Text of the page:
Man faces second murder charge in cousin's death

Winchester Sun (Associated Press)August 7, 2013 

Photo by

Murder suspect Lonnie Martin is facing new murder charges after Winchester Police linked him to the death of his cousin, Joseph B. Martin, in 1995.

Winchester Police Sgt. Tom Beall said he served the warrant on Martin, 39, in the Montgomery County Regional Jail Tuesday night, where he is being held on a murder charge for the death of Winchester resident Kyla Kline.

The new murder charges came from the investigation into Kline's disappearance and death, Beall said.

Beall said police have a motive for Joseph Martin's death, but would not discuss it. Lonnie Martin, of Stanton, had not confessed to his cousin's death, Beall said.

Joseph B. Martin, 21, died Oct. 29, 1995, after he fell from the viaduct on Washington Street and was struck by a train. At the time, investigators did not have enough to charge anyone with the death, Winchester Police Capt. James Hall said.

There wasn't enough evidence, Beall said.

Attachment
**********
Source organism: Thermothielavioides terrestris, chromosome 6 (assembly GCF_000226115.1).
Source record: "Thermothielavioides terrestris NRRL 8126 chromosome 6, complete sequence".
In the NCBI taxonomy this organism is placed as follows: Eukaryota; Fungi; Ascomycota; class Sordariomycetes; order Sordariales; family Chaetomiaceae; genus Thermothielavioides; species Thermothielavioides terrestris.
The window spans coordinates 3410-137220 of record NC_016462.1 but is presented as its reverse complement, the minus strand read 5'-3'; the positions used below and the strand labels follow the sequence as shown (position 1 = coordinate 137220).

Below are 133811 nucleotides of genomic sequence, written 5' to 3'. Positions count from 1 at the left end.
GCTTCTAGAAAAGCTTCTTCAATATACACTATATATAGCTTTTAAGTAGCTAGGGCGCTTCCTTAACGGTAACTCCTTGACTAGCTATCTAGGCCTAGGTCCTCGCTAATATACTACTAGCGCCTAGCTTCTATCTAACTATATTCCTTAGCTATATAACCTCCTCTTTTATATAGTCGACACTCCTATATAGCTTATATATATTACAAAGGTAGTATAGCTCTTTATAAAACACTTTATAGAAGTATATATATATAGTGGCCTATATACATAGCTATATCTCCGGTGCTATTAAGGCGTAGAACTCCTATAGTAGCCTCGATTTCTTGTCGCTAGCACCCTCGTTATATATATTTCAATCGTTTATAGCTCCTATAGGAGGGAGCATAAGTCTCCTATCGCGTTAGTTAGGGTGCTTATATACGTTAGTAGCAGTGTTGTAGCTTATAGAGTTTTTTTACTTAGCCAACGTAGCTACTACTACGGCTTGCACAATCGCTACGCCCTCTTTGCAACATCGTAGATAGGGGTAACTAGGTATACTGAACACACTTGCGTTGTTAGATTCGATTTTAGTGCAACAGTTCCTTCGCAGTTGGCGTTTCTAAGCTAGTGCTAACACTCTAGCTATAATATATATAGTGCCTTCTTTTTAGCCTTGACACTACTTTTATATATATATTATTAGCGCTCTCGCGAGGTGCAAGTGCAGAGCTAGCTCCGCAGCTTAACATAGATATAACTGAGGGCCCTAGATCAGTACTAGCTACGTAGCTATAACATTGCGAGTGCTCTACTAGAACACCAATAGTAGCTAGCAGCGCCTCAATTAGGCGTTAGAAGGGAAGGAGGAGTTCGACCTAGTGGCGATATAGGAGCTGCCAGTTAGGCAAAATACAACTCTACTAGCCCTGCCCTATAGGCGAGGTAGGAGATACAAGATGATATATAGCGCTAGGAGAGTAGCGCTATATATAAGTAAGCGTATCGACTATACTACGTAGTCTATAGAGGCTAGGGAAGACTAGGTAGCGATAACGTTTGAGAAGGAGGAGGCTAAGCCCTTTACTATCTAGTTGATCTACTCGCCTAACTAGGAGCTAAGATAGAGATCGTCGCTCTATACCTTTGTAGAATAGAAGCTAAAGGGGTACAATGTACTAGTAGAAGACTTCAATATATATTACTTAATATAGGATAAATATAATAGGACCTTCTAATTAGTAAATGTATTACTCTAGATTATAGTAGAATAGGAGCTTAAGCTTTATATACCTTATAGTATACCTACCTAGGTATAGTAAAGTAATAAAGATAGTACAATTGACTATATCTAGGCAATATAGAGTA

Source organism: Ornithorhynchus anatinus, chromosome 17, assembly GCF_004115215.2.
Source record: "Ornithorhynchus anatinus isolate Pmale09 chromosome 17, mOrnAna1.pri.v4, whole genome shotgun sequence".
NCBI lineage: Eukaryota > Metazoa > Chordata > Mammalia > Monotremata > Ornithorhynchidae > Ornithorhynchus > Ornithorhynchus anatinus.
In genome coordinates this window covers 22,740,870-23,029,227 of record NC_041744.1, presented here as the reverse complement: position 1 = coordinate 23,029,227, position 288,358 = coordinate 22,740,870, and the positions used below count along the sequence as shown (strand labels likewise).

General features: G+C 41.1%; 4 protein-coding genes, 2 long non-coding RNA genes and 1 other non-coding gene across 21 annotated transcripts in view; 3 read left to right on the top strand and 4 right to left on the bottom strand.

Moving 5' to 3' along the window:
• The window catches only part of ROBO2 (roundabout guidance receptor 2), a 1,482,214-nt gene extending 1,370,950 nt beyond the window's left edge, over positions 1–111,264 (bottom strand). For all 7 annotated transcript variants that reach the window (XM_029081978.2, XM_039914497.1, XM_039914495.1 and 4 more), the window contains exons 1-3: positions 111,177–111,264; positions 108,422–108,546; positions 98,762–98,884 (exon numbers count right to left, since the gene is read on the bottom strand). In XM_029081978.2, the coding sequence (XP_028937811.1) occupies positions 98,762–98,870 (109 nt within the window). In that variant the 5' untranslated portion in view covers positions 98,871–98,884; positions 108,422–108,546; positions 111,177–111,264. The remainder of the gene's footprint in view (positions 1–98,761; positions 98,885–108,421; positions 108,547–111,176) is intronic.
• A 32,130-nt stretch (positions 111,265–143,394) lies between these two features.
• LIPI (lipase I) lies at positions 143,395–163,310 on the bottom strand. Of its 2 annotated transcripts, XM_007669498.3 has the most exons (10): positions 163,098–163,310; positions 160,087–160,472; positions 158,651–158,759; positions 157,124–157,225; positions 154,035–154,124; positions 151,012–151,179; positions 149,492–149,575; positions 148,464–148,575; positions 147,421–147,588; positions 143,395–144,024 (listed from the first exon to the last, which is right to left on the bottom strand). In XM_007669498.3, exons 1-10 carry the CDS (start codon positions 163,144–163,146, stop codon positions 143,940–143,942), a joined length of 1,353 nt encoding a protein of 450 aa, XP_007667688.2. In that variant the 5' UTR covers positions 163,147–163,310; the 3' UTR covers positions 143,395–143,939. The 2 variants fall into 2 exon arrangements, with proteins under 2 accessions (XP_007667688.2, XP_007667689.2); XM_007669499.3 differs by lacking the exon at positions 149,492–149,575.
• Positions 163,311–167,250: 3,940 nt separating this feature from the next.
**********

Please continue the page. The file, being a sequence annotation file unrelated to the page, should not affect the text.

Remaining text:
Lonnie Martin has already served one prison sentence for an assault in Estill County in 1997. He was originally charged with first-degree rape, attempted murder and first-degree assault, but pleaded guilty to first-degree assault and was sentenced to 15 years. He was released after serving 10, police said.

Hall said the Kentucky State Police wanted to interview Lonnie Martin about some open investigations and missing person's cases.

Lonnie Martin was charged July 28 with Kline's death after her remains were unearthed on a Montgomery County farm. She was last seen in Winchester July 3. Her family filed a missing persons report three days later. Search dogs found the remains in a shallow grave beneath debris.

Lonnie Martin is scheduled to have a preliminary hearing in Montgomery County today for Kline's death. Beall and Hall did not know when he would be arraigned in Clark County.

He is being held on a $1.5 million bond in Montgomery County and Clark District Judge Charles Hardin set a $1 million bond in the Clark County case.

Lexington Herald-Leader is pleased to provide this opportunity to share information, experiences and observations about what's in the news. Some of the comments may be reprinted elsewhere in the site or in the newspaper. We encourage lively, open debate on the issues of the day, and ask that you refrain from profanity, hate speech, personal comments and remarks that are off point. Thank you for taking the time to offer your thoughts.

Commenting FAQs | Terms of Service